Although their shop isn’t as organized as a NASCAR engine facility or a glamorous Harley-Davidson dealership, they’ve got work. In-between the confusion on the shop floor of engines, heads, cranks, dirt and grime, they’ve got work and money flowing through the business. And today, that should be every shop’s concern.
Vance tells us, “Of all we do, it’s hard to pass up the ATV and dirt bike cylinder and head work. Cylinders and new heads are extremely pricey; therefore the consumer will approach us looking for a less expensive alternative. The MX and ATV consumers will drop $800 to $1,500 for us to re-sleeve their cylinder, port the head, replace valve seats, supply new intake and exhaust valves and service their carburetor. All theories apply when producing horsepower on a V-8 head or a 5-valve Honda dirt bike head. The work is relatively easy and the profit is unmatched. The market isn’t as diluted as the Automotive market so we know we’re going to be able to mark up our pricing to somewhere in the 40% range. That’s better than anything we can make on Automotive hard parts”.
Of all the PowerSports motors, the 2-cycle motor is the most maligned. The 2-cycle will produce the most “pound for pound” horsepower of any motor ever made. In the past, the long time Drag racing engine builder would scoff at the notion of rebuilding those high pitched squeaky little motors. Frankly most shops are afraid to even look at a 2-cycle. But, in today’s slow economy, one might reconsider. 2-cycle cylinders are being discontinued by most Japanese factories. Owners of these bikes crave to rebuild them because they are still legal to ride in most forest and OHV trails. Newer bikes are being regulated and restricted to mostly MX tracks.
Consumers looking for new cylinders are now being gauged by high priced parts stores or dealerships. Some older 2-cycles are going for upwards of $900.00. Therefore, the consumer has become very receptive towards having their 2-cycles re-sleeved or bored to larger bore pistons. All shop tools and machinery would be utilized in cylinder rebuilding. Boring bars, honing machine, vertical mills, press and some simple right angle porting tools would help finish off the port work.
As the 2-cycles are being eliminated from new sales, the 4-cycle dirt bike, snowmobile, PWC and ATVs are obviously dominating new sales. This has become a boon for the crossover market potential. Why? Again, the performance motor theories are relative to Automotive racing. The progressive thinking Automotive race engine shops are taking in the 4-cycle motors for repair and performance upgrades. These shops will re-sleeve the cylinder (which is not unlike a V-8 sleeve job) installing a big bore piston, top-end gaskets, porting the head and replacing the valves. Retail on a job like that is usually $1,400.00 to $1,600.00 not bad for only three to five hours of labor.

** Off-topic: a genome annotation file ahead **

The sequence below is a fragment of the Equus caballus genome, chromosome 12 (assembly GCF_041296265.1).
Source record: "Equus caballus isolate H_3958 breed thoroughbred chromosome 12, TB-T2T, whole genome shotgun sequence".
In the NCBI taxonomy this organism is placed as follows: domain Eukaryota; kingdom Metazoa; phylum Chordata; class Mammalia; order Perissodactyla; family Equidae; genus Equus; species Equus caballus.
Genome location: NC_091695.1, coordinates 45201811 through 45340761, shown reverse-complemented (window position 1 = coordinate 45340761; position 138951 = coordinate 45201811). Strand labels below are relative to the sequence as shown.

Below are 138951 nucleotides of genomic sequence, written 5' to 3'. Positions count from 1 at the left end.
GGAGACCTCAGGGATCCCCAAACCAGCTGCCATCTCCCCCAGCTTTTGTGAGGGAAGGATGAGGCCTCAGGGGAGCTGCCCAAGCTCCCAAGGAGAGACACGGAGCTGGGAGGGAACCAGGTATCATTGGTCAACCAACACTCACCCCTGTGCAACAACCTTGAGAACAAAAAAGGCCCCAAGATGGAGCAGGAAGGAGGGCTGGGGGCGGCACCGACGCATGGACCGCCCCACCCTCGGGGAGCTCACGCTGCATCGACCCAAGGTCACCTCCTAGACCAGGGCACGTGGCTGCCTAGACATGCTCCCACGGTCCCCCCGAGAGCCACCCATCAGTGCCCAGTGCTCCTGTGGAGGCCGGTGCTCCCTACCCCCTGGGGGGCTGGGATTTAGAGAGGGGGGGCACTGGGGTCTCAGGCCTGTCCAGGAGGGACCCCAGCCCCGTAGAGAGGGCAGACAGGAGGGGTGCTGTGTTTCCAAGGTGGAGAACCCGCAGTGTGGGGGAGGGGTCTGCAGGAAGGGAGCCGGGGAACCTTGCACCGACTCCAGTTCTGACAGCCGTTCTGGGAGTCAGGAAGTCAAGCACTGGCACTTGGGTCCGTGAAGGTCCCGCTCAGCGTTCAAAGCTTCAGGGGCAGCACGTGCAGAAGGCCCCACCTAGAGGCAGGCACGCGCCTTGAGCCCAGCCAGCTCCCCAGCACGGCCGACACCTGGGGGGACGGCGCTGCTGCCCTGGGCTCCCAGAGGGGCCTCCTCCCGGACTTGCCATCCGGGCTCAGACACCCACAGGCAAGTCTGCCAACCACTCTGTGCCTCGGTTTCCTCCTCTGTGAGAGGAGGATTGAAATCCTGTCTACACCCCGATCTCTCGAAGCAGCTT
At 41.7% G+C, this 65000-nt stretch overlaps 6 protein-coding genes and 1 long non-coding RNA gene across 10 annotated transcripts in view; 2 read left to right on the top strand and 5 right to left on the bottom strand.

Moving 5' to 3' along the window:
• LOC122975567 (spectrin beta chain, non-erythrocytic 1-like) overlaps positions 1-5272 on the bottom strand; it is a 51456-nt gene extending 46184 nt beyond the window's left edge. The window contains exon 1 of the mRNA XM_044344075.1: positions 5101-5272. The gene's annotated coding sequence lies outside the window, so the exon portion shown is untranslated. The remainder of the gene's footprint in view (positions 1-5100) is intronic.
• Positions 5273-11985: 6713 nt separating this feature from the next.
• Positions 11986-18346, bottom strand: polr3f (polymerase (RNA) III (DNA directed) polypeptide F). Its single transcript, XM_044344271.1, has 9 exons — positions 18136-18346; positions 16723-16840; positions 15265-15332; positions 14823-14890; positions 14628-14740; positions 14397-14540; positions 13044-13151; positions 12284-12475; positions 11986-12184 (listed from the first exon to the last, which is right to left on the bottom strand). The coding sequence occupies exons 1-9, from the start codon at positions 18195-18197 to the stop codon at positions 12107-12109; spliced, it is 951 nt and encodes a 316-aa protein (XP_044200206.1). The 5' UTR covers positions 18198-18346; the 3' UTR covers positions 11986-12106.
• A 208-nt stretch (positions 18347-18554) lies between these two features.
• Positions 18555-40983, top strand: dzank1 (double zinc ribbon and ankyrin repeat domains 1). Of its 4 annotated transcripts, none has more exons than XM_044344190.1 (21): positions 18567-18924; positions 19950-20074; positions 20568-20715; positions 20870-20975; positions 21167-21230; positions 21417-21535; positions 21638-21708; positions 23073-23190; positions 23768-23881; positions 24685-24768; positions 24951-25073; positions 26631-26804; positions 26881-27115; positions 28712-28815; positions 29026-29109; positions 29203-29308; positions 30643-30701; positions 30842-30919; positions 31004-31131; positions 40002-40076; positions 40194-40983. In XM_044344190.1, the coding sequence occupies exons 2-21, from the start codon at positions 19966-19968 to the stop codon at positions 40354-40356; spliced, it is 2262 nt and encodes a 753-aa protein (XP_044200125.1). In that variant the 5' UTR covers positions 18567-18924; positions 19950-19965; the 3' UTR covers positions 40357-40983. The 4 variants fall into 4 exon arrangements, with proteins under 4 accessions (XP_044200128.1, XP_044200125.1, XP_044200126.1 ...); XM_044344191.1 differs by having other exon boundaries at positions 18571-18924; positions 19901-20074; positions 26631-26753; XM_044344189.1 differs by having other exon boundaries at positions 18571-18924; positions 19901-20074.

You may be thinking “can an old dog learn new tricks?” It’s all up to the “dog”! Cylinder sleeving is the same across the board. If you can drop in a 4 inch bore Chevy sleeve, you can easily drop in a 3-1/2 inch bore Yamaha ATV sleeve. All methods apply. Can you port a LS-1 head? If the answer is yes, then you can port a 4-valve Honda dirt bike. And, as earlier stated, the profit margin is very good.
The worldwide internet is loved and hated by many in our industry. But, the fact is you can get almost all the information you need by searching the web for free performance tips. Many in the PowerSports markets will divulge their secrets openly on their websites. Why? Because they feel if they’re open with their technology the consumers will trust their motives. These tech tips can and will help the novice in the right direction. Then, old time experience and common sense will lead you and your shop towards integration of Big Blocks, dirt bikes, ATVs and scooters.
You can revive your business by thinking of these other industries. Don’t let your pride get in the way. There is a huge potential waiting out there and only you can open it up. The possibilities are without limit.
Dave Metchkoff from L.A.SLEEVE Co. Inc., in Santa Fe Springs, CA. For more information, call toll-free 800-822-6005 or email: firstname.lastname@example.org. Website: www.lasleeve.com.